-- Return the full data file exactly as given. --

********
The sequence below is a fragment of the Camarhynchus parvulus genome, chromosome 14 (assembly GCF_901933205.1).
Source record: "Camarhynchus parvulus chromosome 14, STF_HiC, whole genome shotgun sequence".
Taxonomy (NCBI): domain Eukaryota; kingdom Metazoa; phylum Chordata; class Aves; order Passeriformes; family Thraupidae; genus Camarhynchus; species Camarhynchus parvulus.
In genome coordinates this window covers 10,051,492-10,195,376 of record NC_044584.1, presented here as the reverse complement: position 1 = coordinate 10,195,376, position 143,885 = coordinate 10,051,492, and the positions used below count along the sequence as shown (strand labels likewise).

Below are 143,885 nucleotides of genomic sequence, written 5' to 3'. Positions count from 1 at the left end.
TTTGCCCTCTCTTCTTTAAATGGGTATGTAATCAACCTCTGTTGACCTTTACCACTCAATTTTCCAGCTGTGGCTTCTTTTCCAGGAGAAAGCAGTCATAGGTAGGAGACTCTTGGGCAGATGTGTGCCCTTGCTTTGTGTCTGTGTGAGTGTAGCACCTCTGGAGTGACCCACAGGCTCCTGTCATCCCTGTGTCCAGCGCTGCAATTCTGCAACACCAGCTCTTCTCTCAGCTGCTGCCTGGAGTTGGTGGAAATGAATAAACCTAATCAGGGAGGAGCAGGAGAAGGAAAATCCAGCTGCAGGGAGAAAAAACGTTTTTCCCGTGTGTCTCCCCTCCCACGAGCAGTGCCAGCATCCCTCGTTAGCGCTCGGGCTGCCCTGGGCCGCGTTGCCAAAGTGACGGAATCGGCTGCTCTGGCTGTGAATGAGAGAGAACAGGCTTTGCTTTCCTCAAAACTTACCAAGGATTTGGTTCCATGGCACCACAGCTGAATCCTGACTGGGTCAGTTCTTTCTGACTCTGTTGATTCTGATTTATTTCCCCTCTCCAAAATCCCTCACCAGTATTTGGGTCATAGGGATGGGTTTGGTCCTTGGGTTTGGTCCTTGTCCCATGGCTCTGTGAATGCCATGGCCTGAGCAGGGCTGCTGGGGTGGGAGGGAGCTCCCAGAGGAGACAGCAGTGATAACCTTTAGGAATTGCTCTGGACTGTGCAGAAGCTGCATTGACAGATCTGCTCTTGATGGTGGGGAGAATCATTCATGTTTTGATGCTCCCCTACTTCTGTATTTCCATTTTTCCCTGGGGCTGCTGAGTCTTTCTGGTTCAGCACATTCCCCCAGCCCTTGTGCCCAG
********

The sequence below is a fragment of the Camarhynchus parvulus genome, chromosome 14 (assembly GCF_901933205.1).
Source record: "Camarhynchus parvulus chromosome 14, STF_HiC, whole genome shotgun sequence".
Taxonomy (NCBI): domain Eukaryota; kingdom Metazoa; phylum Chordata; class Aves; order Passeriformes; family Thraupidae; genus Camarhynchus; species Camarhynchus parvulus.
In genome coordinates this window covers 10,051,492-10,195,376 of record NC_044584.1, presented here as the reverse complement: position 1 = coordinate 10,195,376, position 143,885 = coordinate 10,051,492, and the positions used below count along the sequence as shown (strand labels likewise).

Below are 143,885 nucleotides of genomic sequence, written 5' to 3'. Positions count from 1 at the left end.
TTTGCCCTCTCTTCTTTAAATGGGTATGTAATCAACCTCTGTTGACCTTTACCACTCAATTTTCCAGCTGTGGCTTCTTTTCCAGGAGAAAGCAGTCATAGGTAGGAGACTCTTGGGCAGATGTGTGCCCTTGCTTTGTGTCTGTGTGAGTGTAGCACCTCTGGAGTGACCCACAGGCTCCTGTCATCCCTGTGTCCAGCGCTGCAATTCTGCAACACCAGCTCTTCTCTCAGCTGCTGCCTGGAGTTGGTGGAAATGAATAAACCTAATCAGGGAGGAGCAGGAGAAGGAAAATCCAGCTGCAGGGAGAAAAAACGTTTTTCCCGTGTGTCTCCCCTCCCACGAGCAGTGCCAGCATCCCTCGTTAGCGCTCGGGCTGCCCTGGGCCGCGTTGCCAAAGTGACGGAATCGGCTGCTCTGGCTGTGAATGAGAGAGAACAGGCTTTGCTTTCCTCAAAACTTACCAAGGATTTGGTTCCATGGCACCACAGCTGAATCCTGACTGGGTCAGTTCTTTCTGACTCTGTTGATTCTGATTTATTTCCCCTCTCCAAAATCCCTCACCAGTATTTGGGTCATAGGGATGGGTTTGGTCCTTGGGTTTGGTCCTTGTCCCATGGCTCTGTGAATGCCATGGCCTGAGCAGGGCTGCTGGGGTGGGAGGGAGCTCCCAGAGGAGACAGCAGTGATAACCTTTAGGAATTGCTCTGGACTGTGCAGAAGCTGCATTGACAGATCTGCTCTTGATGGTGGGGAGAATCATTCATGTTTTGATGCTCCCCTACTTCTGTATTTCCATTTTTCCCTGGGGCTGCTGAGTCTTTCTGGTTCAGCACATTCCCCCAGCCCTTGTGCCCAG